Fewer Clients at Higher Retainers or More Clients at Lower Rates

Fewer Clients at Higher Retainers

As a communications freelancer, figuring out how many clients you can successfully manage while running a profitable business can be tricky. Here’s how to figure out which model is best for you.

Building a business with high touch clients

In this first scenario, we’ll look at the pros and cons of having fewer clients with higher retainers. Let’s assume the client is the VP of marketing. The VP has carved out the freelancer’s role to be similar to a director of communications, but it’s scaled down to support a budget of $5K for an estimated 45-52 hours per month. With a larger client engagement like this, the freelancer is responsible for providing strategic advice, helping shape the direction of the communications program, and executing tactics.

The upside of in-depth client knowledge

In this role, the freelancer has more time to gain an in-depth knowledge of the client’s business. Assuming that in-depth knowledge pays off in stellar results, the client is inspired to keep the freelancer longer, making the business more profitable for both. Also, it enables the freelancer to potentially pick up additional, non-competitive work based on their knowledge and experience in the market segment.

And with more hours dedicated to the client each month, the freelancer can achieve stronger results and has a higher chance of increasing their retainer. There’s also less admin such as preparing multiple status reports and invoices for a variety of clients.

The risk of relying on a few financial sources

However, these types of larger client engagements take longer to find and win, potentially leaving the freelancer with a gap in time and revenue. To fill the void, many freelancers pick up smaller projects. The key is knowing which smaller projects to take while you’re simultaneously pursuing larger, more profitable prospects.

Volume work at lower billing rates

In this next scenario, let’s assume the client is the communications director. They’re hiring a freelancer for $2K a month to support a communications team of three by executing various tactical assignments. In this situation, the freelancer is less likely to have strategic responsibilities and visibility with senior decision makers in the company.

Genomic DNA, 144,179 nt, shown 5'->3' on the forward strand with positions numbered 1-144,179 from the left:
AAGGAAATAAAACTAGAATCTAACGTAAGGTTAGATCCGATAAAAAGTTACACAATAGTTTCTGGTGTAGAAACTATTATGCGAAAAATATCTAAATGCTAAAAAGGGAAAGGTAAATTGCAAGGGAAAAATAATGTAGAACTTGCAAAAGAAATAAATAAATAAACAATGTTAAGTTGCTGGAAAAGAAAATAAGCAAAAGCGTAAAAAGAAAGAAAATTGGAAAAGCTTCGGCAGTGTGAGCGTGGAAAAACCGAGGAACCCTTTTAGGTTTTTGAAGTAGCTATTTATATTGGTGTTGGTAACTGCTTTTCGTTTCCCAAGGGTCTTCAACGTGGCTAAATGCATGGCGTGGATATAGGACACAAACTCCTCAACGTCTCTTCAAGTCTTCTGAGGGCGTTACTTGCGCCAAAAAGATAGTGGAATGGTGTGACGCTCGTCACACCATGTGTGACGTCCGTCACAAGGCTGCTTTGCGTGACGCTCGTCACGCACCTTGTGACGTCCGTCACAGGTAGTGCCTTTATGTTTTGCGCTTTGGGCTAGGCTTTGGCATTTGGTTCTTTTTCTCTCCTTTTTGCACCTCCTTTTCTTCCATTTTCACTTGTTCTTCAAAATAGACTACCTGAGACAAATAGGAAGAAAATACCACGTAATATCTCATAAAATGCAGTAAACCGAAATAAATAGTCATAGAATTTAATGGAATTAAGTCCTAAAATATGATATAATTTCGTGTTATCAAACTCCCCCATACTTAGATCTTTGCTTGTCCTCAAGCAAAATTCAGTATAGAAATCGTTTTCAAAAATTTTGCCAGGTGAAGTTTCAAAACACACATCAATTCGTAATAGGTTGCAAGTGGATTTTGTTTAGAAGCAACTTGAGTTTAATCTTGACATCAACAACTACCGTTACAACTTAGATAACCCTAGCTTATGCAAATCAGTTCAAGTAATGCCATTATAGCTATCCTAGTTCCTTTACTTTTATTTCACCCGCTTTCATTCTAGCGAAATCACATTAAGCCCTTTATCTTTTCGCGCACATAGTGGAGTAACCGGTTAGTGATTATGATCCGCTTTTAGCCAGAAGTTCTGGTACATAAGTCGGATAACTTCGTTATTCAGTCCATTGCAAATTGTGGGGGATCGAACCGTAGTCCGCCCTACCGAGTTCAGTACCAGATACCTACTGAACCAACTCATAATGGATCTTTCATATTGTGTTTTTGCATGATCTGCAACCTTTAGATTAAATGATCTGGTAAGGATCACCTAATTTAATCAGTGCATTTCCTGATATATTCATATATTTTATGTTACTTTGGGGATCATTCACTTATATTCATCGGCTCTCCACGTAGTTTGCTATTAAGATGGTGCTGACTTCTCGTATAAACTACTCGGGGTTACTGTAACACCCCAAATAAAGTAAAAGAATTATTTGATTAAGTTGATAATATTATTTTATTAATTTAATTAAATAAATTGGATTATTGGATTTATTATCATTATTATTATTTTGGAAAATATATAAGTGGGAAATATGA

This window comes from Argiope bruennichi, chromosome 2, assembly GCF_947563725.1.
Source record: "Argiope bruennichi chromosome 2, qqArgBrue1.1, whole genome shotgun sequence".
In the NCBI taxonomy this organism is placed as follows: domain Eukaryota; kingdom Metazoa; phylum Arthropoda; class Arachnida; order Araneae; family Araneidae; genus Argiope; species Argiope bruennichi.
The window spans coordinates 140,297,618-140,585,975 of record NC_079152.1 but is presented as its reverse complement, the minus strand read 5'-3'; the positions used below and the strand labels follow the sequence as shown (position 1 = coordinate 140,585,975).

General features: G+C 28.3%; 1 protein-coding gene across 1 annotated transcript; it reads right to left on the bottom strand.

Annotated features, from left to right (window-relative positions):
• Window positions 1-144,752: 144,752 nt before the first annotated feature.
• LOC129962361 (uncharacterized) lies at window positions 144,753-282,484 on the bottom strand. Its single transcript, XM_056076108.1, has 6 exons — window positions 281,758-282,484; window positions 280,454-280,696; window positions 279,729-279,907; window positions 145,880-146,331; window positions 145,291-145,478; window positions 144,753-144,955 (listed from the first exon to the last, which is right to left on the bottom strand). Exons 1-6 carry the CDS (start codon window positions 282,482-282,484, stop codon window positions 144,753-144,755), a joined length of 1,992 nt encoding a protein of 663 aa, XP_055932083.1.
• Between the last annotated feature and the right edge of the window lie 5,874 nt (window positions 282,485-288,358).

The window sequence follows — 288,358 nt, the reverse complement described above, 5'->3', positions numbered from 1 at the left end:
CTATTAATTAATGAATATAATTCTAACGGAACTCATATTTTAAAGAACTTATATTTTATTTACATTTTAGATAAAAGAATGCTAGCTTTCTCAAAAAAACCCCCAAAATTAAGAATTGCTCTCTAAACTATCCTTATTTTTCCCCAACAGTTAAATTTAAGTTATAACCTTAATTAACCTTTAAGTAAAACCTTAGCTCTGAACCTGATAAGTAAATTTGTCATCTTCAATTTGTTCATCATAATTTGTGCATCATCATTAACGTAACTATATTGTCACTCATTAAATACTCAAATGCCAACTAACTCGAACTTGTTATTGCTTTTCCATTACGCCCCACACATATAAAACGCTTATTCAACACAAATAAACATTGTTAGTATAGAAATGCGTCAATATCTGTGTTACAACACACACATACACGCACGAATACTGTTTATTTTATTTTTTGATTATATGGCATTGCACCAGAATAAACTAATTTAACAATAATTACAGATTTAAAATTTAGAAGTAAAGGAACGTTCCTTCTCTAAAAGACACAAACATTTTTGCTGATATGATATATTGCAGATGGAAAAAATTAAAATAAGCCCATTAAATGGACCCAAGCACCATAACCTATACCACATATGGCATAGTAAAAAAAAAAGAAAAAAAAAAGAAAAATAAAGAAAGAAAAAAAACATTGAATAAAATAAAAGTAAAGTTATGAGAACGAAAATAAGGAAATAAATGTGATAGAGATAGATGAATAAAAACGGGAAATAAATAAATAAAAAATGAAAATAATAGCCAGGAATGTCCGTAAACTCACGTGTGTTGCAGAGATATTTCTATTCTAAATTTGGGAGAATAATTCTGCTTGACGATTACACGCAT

Another upside of short-term projects and smaller retainers is that it’s less painful to the pocket when the contract ends. While losing revenue is never the goal, it’s a lot easier to adjust to the loss of $2K per month as opposed to a $5K monthly retainer. On the other hand, you have to win and keep five clients at $2K per month to earn the same as you would supporting two clients at $5K per month.

For communications freelancers that simply want to execute programs or projects for short stints, the smaller budgets are a perfect fit. And there’s an abundance of them. Yet these types of clients aren’t as profitable as larger retainers. This is important to note if the freelancer is trying to build a thriving small business that earns the same, if not more, than they would working full-time for someone else.

The benefits of tackling lots of assignments

Many freelancers prefer these types of smaller retainers, or short-term projects with a specific end date. It allows them to get to know a company before committing to a long-term contract and/or it’s a way to quickly supplement earnings.

Watch the hours

There’s another way that the small retainer scenario could go. It’s when the client wants the services of a full-time communications employee at a fraction of the cost.

When the scope and estimated hours don’t match the budget, it’s impossible for the client and the freelancer to succeed. When the results are not what the client imagined, the contract and the freelancer’s reputation are at risk. This can lead to the freelancer spending more non-billable time trying to find a new client. And the existing, unsatisfied client is not likely to be a reference. 

If the client’s budget doesn’t match reality, and there’s no room to negotiate, the freelancer is doing a service to themselves and the prospect by declining the opportunity.

The Best Client Balance for Full-Time Freelancers

For some full-time communications freelancers that are building small businesses, the more strategic role with the higher monthly retainer is the way to go, even if it means turning down smaller, low profitability opportunities when they have availability. However, since those bigger retainer clients are harder to win, having a mix of one or two large clients with a smaller, profitable one offers a great balance.

You’ll build a more successful and rewarding freelance business by focusing on attracting and retaining clients that want to invest in an experienced communications professional. One that can allocate a significant number of hours to their business each month. These are the types of clients that offer more intellectually challenging opportunities, see the freelancer’s role as a strategic extension of their team, and refer their like-minded colleagues.

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